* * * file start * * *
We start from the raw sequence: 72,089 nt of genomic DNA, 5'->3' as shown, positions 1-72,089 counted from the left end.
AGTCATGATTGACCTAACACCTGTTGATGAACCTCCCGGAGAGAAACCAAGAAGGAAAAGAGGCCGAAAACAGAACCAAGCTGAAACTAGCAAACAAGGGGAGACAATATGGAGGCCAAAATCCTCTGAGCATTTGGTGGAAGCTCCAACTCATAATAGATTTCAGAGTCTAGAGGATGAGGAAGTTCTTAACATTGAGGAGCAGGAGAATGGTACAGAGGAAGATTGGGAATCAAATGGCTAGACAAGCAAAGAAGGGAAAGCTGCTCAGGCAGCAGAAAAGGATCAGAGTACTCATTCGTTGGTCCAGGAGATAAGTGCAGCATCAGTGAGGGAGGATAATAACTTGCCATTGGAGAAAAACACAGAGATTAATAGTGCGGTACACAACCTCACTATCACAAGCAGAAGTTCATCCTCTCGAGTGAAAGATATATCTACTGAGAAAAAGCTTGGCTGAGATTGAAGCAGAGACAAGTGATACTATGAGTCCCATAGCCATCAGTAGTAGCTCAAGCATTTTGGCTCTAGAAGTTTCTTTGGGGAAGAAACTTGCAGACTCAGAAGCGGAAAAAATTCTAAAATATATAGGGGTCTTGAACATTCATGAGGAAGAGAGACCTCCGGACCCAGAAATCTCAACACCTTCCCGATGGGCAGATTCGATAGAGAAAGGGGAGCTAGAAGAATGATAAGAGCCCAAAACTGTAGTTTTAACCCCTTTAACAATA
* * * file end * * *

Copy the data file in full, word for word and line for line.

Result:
We start from the raw sequence: 72,089 nt of genomic DNA, 5'->3' as shown, positions 1-72,089 counted from the left end.
AGTCATGATTGACCTAACACCTGTTGATGAACCTCCCGGAGAGAAACCAAGAAGGAAAAGAGGCCGAAAACAGAACCAAGCTGAAACTAGCAAACAAGGGGAGACAATATGGAGGCCAAAATCCTCTGAGCATTTGGTGGAAGCTCCAACTCATAATAGATTTCAGAGTCTAGAGGATGAGGAAGTTCTTAACATTGAGGAGCAGGAGAATGGTACAGAGGAAGATTGGGAATCAAATGGCTAGACAAGCAAAGAAGGGAAAGCTGCTCAGGCAGCAGAAAAGGATCAGAGTACTCATTCGTTGGTCCAGGAGATAAGTGCAGCATCAGTGAGGGAGGATAATAACTTGCCATTGGAGAAAAACACAGAGATTAATAGTGCGGTACACAACCTCACTATCACAAGCAGAAGTTCATCCTCTCGAGTGAAAGATATATCTACTGAGAAAAAGCTTGGCTGAGATTGAAGCAGAGACAAGTGATACTATGAGTCCCATAGCCATCAGTAGTAGCTCAAGCATTTTGGCTCTAGAAGTTTCTTTGGGGAAGAAACTTGCAGACTCAGAAGCGGAAAAAATTCTAAAATATATAGGGGTCTTGAACATTCATGAGGAAGAGAGACCTCCGGACCCAGAAATCTCAACACCTTCCCGATGGGCAGATTCGATAGAGAAAGGGGAGCTAGAAGAATGATAAGAGCCCAAAACTGTAGTTTTAACCCCTTTAACAATA